Thursday, February 24, 2005

Marriage, publicity and a novel

Maryann Reid, author of Use Me or Lose Me, wants more Black couples with children to get married. So she's holding a contest to give a free wedding and is screening contestants for the September ceremony. Perhaps it's her publisher's contest - that isn't clear from the story (you may have to watch an ad). Reid does have a book coming out at the same time and it's titled - Marry Your Baby Mama, just like her contest. Innovative book marketing or just a sad stunt?

Literary R&R

Here's a nice short piece on Monique Greenwood's Akwaaba D.C., a literary themed bed and breakfast inn in the Baltimore Sun. Much as I love mysteries, I think I'll skip the Mosley room. The idea of murder mysteries might keep me up at night - unless Easy is going to pay a visit.

Let's try this again

Okay - so the BBB didn't quite make it past conception back in 2004. Luckily, the good folks at Blogger will let your blog sit for a really long time with no updates. I'm willing to try again - so let's get to it.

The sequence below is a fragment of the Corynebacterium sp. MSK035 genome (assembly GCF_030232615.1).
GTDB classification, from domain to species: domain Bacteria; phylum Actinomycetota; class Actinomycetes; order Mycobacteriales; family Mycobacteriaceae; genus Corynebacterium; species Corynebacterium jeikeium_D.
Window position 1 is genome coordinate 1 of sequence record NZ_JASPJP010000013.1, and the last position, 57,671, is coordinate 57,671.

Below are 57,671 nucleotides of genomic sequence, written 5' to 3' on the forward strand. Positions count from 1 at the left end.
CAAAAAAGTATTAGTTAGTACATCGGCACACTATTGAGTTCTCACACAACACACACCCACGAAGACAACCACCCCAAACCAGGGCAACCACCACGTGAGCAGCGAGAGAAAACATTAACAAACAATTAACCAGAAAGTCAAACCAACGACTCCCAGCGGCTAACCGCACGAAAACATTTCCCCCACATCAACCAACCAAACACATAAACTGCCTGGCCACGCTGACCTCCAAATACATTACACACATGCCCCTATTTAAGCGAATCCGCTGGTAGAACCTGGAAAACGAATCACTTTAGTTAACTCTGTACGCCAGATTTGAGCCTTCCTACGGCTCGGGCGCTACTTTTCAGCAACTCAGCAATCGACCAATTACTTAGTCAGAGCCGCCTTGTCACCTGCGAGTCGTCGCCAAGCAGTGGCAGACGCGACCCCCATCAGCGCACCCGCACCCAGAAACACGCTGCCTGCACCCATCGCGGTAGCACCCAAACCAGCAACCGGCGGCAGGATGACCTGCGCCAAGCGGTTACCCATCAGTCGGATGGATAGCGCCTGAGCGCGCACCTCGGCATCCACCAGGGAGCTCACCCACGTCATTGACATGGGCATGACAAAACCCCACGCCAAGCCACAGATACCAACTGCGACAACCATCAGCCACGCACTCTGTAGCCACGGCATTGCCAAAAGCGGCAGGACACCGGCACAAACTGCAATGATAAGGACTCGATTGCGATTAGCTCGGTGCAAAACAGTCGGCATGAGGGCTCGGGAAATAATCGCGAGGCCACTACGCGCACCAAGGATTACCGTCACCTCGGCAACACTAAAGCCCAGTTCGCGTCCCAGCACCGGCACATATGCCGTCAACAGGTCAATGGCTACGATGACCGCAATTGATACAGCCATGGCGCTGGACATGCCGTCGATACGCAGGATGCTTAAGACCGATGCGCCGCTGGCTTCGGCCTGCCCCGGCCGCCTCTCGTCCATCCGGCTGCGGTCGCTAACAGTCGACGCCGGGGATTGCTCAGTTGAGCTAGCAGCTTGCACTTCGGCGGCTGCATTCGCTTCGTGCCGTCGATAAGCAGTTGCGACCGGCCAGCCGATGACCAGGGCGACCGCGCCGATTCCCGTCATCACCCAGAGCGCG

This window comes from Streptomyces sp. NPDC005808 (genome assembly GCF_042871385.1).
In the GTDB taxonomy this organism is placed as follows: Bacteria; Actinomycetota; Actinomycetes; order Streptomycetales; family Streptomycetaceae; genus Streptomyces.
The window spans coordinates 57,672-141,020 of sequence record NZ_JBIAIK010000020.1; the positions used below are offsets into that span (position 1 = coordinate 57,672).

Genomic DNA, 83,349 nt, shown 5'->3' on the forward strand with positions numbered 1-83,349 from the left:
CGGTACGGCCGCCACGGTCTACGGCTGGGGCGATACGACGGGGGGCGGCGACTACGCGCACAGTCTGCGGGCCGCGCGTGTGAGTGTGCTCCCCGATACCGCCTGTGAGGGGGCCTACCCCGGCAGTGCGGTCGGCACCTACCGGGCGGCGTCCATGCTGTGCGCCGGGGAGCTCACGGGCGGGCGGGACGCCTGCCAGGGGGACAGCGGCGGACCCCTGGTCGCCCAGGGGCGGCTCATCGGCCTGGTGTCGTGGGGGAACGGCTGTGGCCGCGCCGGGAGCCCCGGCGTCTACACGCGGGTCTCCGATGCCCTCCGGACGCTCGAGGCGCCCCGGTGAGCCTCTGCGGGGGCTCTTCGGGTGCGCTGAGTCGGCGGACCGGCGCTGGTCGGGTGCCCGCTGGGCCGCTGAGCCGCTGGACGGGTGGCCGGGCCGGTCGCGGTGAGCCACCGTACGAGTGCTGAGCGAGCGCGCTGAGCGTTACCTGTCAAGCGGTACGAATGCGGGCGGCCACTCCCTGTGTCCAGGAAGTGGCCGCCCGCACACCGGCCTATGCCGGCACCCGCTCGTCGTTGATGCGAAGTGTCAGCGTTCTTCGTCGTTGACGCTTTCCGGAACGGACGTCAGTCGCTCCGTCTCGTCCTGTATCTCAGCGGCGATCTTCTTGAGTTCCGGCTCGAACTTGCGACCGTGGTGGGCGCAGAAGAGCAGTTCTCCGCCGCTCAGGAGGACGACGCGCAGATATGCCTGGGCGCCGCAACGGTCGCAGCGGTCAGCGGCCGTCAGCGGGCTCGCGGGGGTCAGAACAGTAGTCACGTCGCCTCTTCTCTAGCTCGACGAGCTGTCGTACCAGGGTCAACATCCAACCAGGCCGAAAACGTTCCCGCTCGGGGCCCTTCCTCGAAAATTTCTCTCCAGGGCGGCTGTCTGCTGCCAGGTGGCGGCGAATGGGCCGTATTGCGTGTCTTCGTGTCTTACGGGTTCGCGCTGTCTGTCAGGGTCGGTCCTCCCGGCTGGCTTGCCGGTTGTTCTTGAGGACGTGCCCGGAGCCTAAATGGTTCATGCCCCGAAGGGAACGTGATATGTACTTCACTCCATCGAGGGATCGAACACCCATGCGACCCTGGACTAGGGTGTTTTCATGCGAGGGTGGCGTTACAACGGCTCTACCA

Donald Bogle's history of Black Hollywood is getting a lot of press right now - especially with a record number of Black folk nominated for Academy Awards (3 days left!). There's an interview with him on and he talked about Bright Boulevards, Bold Dreams with Ed Gordon at NPR. His commentary about the struggles of contemporary African American women in Hollywood is interesting. He's right about Angela Bassett - why isn't she a bigger star?

The Seattle Times ran an article on urban lit (aka ghetto lit, hip hop lit) and links the genre to the Harlem Renaissance and the Black Arts Movement. Donnell Alexander makes some pointed comments about the cultural and financial ups and downs of the publishing industry from his perspective as an author with a book (Ghetto Celebrity) that will find a home on library shelves. Read his San Francisco Chronicle essay. Both links came from the fabulous Negrophile.

Speaking of urban and celebrity, I got the new Savoy this week. I subscribed to the old version and I suppose the list was sold with the mag. Anyway, I've read a couple of short features and flipped through the book. Unfortunately, it seems to have lost some luster. And they need to get serious about editing the copy - if they're trying to reach bourgeouis educated Negroes, it doesn't help to see Zore Neal Hurston [sic] and Santa Clause [sic] plus an almost unreadable tribute to Adam Clayton Powell. Then again the site's web site is still just an "under construction" page, so they've got bigger issues. There's a book review of Brown Sugar 4: Secret Desires. Novelist RM Johnson is on the masthead, so at least there's hope of some review coverage.